While Urban Bess does sell some honey, this isn’t its main purpose. It aims to train people about responsible urban beekeeping and to improve forage available for bees in towns and cities and to connect beekeepers with available urban land. It started with a colony in Benjamin and McCallum’s back garden at King’s Cross but has since spread to bigger areas around the city, such as Tower Hamlets Cemetery Park.

“We need to be much more clever with the ways we manage our towns and cities and if we can benefit bees it will benefit us as well,” says Benjamin. “There are loads of flat roofs that we can turn into green roofs so I’m quite passionate about improving forage for pollinators.” For her, greening cities is a great idea to improve beekeeping and therefore human health and urban agriculture as well.

The evidence is stacked that we need to find efficient and environmentally enhancing ways of feeding ourselves. Urban agriculture is an important aspect of the wider issue of sustainability, which aims to supply food from close-by as well as offering jobs to city dwellers. Urban agriculture is also an industry that blends innovation with centuries-old farming techniques and is attracting people from all backgrounds to its cause. If you live in a city there’s probably an urban farm lurking just around the corner, and if not, there could be very soon. 

City limits 

City Farm Systems 

Buckinghamshire-based City Farm Systems’ technology produces commercially viable and sustainable facilities for the growing of the most perishable and hardest to transport fresh produce. These plants and vegetables are to be produced at the point of sale or need. “This will allow fresh herbs, salads and small vegetables to be grown within supermarkets or corporate offices, which will help reduce transport costs, fuel and CO2, virtually eliminate waste and bring improvements across the triple bottom line: people, planet and profit,” says Jonathan Lodge, founder of City Farm Systems. The company’s technology has just been selected by RBS’ Innovation Gateway initiative to help it reduce its resource demands and will be soon be implemented on its estate.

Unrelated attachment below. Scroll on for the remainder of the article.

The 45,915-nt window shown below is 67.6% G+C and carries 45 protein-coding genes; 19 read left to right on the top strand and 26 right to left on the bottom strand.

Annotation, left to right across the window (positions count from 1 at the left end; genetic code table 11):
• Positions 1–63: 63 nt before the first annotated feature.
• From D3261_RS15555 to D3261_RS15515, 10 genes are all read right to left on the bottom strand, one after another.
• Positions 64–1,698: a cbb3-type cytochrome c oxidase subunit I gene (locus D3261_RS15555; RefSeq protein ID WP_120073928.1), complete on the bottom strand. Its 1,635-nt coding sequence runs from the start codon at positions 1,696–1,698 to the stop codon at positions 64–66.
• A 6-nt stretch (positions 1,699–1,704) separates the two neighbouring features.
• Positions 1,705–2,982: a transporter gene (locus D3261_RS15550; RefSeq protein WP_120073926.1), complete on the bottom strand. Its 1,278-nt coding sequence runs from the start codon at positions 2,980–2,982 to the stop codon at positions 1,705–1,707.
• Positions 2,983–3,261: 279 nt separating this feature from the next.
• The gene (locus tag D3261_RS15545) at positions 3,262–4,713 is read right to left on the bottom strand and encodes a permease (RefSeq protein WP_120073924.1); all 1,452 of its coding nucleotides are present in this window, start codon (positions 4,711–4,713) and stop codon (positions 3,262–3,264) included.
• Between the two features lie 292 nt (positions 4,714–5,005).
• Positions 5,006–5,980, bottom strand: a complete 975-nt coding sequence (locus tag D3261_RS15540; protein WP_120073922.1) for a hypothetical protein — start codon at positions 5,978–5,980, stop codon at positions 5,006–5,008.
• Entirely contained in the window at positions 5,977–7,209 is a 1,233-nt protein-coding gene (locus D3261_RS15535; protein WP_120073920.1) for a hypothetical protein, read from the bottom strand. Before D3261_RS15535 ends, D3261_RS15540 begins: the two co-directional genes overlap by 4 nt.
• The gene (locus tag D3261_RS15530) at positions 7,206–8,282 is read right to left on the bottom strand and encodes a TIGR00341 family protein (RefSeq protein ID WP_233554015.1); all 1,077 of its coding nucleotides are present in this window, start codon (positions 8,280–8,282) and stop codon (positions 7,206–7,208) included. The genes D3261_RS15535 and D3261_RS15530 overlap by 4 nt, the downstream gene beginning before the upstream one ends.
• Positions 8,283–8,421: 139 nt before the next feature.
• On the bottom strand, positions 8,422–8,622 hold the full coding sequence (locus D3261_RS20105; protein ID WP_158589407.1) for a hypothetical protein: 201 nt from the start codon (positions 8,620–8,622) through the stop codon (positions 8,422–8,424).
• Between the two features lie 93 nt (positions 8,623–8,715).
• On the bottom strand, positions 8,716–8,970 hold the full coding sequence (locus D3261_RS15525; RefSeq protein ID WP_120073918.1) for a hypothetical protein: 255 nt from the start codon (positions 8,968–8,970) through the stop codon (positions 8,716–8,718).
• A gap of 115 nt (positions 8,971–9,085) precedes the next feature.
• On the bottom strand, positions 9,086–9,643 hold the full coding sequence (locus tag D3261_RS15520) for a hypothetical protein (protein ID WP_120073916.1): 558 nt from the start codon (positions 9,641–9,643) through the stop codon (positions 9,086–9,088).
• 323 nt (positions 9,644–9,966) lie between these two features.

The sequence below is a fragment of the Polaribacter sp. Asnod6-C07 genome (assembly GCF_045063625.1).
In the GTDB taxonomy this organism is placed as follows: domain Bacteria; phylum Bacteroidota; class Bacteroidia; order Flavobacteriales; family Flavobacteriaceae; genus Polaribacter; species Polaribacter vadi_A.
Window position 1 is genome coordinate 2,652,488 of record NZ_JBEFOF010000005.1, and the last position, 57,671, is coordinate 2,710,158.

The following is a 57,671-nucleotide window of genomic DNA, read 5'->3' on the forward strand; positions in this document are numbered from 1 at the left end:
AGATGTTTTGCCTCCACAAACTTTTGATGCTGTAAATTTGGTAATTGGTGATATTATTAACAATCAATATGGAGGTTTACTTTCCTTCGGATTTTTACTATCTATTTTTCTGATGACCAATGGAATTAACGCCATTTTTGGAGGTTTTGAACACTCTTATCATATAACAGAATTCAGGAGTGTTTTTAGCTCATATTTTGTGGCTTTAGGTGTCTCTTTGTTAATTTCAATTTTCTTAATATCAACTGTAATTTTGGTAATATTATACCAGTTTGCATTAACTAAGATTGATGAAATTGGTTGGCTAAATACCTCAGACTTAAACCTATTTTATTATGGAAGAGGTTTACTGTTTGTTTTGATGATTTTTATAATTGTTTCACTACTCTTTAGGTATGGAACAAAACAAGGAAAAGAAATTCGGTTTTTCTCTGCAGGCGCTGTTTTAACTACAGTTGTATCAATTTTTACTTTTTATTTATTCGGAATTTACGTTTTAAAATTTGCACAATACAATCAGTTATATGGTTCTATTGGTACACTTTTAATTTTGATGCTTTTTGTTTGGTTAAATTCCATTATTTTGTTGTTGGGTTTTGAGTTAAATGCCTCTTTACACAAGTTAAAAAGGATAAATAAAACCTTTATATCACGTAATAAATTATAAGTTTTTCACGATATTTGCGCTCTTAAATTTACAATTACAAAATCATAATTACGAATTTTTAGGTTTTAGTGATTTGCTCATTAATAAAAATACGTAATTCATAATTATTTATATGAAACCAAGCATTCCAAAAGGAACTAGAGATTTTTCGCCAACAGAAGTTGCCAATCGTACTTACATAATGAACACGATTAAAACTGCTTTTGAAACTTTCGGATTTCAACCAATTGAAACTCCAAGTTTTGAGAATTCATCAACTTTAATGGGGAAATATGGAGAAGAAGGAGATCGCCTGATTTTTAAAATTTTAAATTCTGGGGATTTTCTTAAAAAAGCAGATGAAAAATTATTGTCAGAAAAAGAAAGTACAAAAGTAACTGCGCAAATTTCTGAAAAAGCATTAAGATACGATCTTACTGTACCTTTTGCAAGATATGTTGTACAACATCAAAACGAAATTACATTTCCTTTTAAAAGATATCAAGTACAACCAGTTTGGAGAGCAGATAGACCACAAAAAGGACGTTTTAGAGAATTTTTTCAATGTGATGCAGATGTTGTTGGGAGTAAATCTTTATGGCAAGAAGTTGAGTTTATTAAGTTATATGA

Lodge is obviously a proponent of urban agriculture but believes that current action is fixated on bringing allotment style gardening to the city or relocating the rural greenhouse business model to edge-of-city warehouses. “Unfortunately, the outcome is simply the replacement of some transport with large rent and rates bills,” he says. City Farm System’s patent pending technology, on the other hand, maximises rooftop space at retailers and places of major consumption. “Rather than seek incremental improvements along the supply chain, we simply remove several costly links and offer many compelling advantages.” 

Ryan McChrystal
Ryan McChrystal